People have long been curious about living things—how many different species there are, what they are like, where they live, how they relate to each other, and how they behave. Scientists seek to answer these questions and many more about the organisms that inhabit the earth. In particular, they try to develop the concepts, principles, and theories that enable people to understand the living environment better.

Living organisms are made of the same components as all other matter, involve the same kind of transformations of energy, and move using the same basic kinds of forces. Thus, all of the physical principles discussed in Chapter 4, The Physical Setting, apply to life as well as to stars, raindrops, and television sets. But living organisms also have characteristics that can be understood best through the application of other principles.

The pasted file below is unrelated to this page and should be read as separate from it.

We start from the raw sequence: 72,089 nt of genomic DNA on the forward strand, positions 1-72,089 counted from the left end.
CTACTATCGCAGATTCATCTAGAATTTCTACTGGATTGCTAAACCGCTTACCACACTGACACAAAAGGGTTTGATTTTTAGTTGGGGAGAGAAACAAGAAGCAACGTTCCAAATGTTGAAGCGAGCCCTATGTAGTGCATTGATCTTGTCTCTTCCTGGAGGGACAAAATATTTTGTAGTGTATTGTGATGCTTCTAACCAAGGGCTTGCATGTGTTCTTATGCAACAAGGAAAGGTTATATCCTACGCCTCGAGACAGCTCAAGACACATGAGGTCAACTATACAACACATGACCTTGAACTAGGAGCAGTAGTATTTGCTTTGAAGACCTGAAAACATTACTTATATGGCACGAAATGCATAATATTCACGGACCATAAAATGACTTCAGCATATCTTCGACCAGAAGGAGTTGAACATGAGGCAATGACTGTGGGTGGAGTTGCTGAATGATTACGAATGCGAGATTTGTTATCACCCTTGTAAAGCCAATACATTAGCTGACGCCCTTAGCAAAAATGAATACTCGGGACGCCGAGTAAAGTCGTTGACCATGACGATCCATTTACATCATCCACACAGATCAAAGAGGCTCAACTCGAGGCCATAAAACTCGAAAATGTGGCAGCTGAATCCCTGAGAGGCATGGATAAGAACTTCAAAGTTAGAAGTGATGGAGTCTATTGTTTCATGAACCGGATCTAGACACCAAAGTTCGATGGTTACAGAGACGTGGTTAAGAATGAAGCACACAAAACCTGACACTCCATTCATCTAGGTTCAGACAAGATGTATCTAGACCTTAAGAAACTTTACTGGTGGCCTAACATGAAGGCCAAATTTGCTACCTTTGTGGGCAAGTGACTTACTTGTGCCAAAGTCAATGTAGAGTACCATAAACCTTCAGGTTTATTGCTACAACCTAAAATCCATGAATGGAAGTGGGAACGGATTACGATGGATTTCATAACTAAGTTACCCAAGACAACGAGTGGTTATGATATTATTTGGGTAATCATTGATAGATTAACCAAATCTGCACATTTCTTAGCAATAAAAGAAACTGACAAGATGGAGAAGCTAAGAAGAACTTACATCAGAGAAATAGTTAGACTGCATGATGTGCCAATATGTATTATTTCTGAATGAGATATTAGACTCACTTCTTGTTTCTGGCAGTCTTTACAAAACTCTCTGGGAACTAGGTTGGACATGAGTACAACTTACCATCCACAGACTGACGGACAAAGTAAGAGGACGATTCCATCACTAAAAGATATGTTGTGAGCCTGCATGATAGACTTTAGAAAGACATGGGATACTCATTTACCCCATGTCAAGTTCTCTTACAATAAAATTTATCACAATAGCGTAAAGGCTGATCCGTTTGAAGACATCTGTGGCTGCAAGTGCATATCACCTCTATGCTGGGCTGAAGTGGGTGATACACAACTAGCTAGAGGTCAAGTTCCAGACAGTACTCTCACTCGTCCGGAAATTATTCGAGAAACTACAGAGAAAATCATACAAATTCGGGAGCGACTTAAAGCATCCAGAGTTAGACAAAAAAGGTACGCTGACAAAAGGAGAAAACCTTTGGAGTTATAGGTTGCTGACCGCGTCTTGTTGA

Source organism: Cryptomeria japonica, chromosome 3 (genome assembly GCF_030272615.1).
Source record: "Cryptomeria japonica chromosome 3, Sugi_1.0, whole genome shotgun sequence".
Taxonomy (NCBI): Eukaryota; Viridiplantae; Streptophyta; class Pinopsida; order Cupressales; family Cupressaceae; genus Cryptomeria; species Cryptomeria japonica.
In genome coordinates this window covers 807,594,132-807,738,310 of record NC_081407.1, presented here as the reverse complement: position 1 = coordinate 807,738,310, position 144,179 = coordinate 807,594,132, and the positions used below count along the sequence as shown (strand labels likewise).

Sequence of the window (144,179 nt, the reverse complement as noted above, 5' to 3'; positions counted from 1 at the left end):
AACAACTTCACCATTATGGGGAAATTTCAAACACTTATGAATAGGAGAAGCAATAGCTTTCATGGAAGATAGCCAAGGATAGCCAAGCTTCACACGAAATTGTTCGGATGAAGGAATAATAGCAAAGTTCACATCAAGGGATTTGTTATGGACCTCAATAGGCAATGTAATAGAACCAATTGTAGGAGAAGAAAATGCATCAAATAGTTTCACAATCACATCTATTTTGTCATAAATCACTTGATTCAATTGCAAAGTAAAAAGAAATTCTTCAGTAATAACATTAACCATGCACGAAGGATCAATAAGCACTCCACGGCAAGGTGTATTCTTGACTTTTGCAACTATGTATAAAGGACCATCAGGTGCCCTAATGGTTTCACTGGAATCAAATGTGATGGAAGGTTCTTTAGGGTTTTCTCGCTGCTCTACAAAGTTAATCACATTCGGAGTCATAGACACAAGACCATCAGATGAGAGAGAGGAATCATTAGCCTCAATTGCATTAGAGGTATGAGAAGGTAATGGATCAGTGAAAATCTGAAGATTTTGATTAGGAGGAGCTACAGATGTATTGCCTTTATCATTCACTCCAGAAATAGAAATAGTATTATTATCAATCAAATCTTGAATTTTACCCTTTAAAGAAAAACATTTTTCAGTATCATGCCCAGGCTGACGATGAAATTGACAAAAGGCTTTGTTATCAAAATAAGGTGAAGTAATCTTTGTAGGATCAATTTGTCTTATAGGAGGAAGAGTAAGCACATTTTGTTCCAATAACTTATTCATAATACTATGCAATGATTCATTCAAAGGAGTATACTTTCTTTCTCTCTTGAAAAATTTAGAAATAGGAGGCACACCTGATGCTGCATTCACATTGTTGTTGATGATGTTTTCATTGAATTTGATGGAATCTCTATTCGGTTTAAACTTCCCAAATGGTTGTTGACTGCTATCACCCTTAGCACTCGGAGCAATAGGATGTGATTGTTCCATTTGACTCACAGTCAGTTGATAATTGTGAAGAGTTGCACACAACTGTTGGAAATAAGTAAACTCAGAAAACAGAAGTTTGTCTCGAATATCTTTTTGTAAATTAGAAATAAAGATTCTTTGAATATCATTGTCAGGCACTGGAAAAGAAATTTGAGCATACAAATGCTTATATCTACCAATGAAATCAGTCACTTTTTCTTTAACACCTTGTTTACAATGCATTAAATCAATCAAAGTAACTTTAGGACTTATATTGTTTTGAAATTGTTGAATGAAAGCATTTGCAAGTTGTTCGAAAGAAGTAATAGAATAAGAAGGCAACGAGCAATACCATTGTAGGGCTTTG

This chapter offers recommendations on basic knowledge about how living things function and how they interact with one another and their environment. The chapter focuses on six major subjects: the diversity of life, as reflected in the biological characteristics of the earth’s organisms; the transfer of heritable characteristics from one generation to the next; the structure and functioning of cells, the basic building blocks of all organisms; the interdependence of all organisms and their environment; the flow of matter and energy through the grand-scale cycles of life; and how biological evolution explains the similarity and diversity of life.